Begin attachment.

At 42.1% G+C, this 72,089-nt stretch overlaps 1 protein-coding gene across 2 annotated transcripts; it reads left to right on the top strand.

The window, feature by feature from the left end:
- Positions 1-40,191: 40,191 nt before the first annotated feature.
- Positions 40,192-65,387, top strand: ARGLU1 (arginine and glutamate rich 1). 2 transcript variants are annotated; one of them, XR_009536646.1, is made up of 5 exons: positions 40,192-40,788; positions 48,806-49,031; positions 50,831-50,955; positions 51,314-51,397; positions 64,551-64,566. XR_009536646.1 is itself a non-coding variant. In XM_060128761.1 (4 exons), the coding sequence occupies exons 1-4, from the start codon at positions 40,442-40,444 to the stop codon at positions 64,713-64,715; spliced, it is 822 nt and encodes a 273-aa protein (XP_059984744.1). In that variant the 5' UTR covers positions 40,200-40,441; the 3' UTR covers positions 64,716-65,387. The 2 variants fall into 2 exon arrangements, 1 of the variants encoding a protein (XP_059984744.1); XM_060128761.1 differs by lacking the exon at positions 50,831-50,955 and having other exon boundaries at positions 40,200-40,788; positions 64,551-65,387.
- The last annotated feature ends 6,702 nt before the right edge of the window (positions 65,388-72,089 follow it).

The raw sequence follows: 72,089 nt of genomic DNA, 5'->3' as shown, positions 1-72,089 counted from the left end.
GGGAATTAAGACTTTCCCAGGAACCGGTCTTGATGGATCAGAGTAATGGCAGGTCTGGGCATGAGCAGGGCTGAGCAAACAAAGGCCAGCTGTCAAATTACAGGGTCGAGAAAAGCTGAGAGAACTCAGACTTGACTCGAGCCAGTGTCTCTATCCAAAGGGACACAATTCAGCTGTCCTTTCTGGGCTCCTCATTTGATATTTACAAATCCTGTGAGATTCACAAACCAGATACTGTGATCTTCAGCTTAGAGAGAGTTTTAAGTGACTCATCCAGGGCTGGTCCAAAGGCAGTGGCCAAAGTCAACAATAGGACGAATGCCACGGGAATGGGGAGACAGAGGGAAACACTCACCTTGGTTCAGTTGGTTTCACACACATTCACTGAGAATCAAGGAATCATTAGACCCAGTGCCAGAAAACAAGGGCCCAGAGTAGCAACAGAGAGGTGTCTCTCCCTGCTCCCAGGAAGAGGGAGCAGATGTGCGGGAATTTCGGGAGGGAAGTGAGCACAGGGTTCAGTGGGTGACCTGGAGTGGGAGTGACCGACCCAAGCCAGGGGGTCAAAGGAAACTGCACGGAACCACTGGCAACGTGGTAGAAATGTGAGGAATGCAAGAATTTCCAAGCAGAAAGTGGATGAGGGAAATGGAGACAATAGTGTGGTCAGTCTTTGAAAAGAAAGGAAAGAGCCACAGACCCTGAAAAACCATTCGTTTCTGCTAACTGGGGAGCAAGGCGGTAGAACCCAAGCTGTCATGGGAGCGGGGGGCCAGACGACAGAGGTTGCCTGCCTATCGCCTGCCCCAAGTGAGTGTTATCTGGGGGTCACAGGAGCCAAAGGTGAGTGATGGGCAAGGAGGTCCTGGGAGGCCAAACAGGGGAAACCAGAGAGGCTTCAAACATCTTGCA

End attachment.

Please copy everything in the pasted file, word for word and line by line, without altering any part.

At 42.1% G+C, this 72,089-nt stretch overlaps 1 protein-coding gene across 2 annotated transcripts; it reads left to right on the top strand.

The window, feature by feature from the left end:
- Positions 1-40,191: 40,191 nt before the first annotated feature.
- Positions 40,192-65,387, top strand: ARGLU1 (arginine and glutamate rich 1). 2 transcript variants are annotated; one of them, XR_009536646.1, is made up of 5 exons: positions 40,192-40,788; positions 48,806-49,031; positions 50,831-50,955; positions 51,314-51,397; positions 64,551-64,566. XR_009536646.1 is itself a non-coding variant. In XM_060128761.1 (4 exons), the coding sequence occupies exons 1-4, from the start codon at positions 40,442-40,444 to the stop codon at positions 64,713-64,715; spliced, it is 822 nt and encodes a 273-aa protein (XP_059984744.1). In that variant the 5' UTR covers positions 40,200-40,441; the 3' UTR covers positions 64,716-65,387. The 2 variants fall into 2 exon arrangements, 1 of the variants encoding a protein (XP_059984744.1); XM_060128761.1 differs by lacking the exon at positions 50,831-50,955 and having other exon boundaries at positions 40,200-40,788; positions 64,551-65,387.
- The last annotated feature ends 6,702 nt before the right edge of the window (positions 65,388-72,089 follow it).

The raw sequence follows: 72,089 nt of genomic DNA, 5'->3' as shown, positions 1-72,089 counted from the left end.
GGGAATTAAGACTTTCCCAGGAACCGGTCTTGATGGATCAGAGTAATGGCAGGTCTGGGCATGAGCAGGGCTGAGCAAACAAAGGCCAGCTGTCAAATTACAGGGTCGAGAAAAGCTGAGAGAACTCAGACTTGACTCGAGCCAGTGTCTCTATCCAAAGGGACACAATTCAGCTGTCCTTTCTGGGCTCCTCATTTGATATTTACAAATCCTGTGAGATTCACAAACCAGATACTGTGATCTTCAGCTTAGAGAGAGTTTTAAGTGACTCATCCAGGGCTGGTCCAAAGGCAGTGGCCAAAGTCAACAATAGGACGAATGCCACGGGAATGGGGAGACAGAGGGAAACACTCACCTTGGTTCAGTTGGTTTCACACACATTCACTGAGAATCAAGGAATCATTAGACCCAGTGCCAGAAAACAAGGGCCCAGAGTAGCAACAGAGAGGTGTCTCTCCCTGCTCCCAGGAAGAGGGAGCAGATGTGCGGGAATTTCGGGAGGGAAGTGAGCACAGGGTTCAGTGGGTGACCTGGAGTGGGAGTGACCGACCCAAGCCAGGGGGTCAAAGGAAACTGCACGGAACCACTGGCAACGTGGTAGAAATGTGAGGAATGCAAGAATTTCCAAGCAGAAAGTGGATGAGGGAAATGGAGACAATAGTGTGGTCAGTCTTTGAAAAGAAAGGAAAGAGCCACAGACCCTGAAAAACCATTCGTTTCTGCTAACTGGGGAGCAAGGCGGTAGAACCCAAGCTGTCATGGGAGCGGGGGGCCAGACGACAGAGGTTGCCTGCCTATCGCCTGCCCCAAGTGAGTGTTATCTGGGGGTCACAGGAGCCAAAGGTGAGTGATGGGCAAGGAGGTCCTGGGAGGCCAAACAGGGGAAACCAGAGAGGCTTCAAACATCTTGCA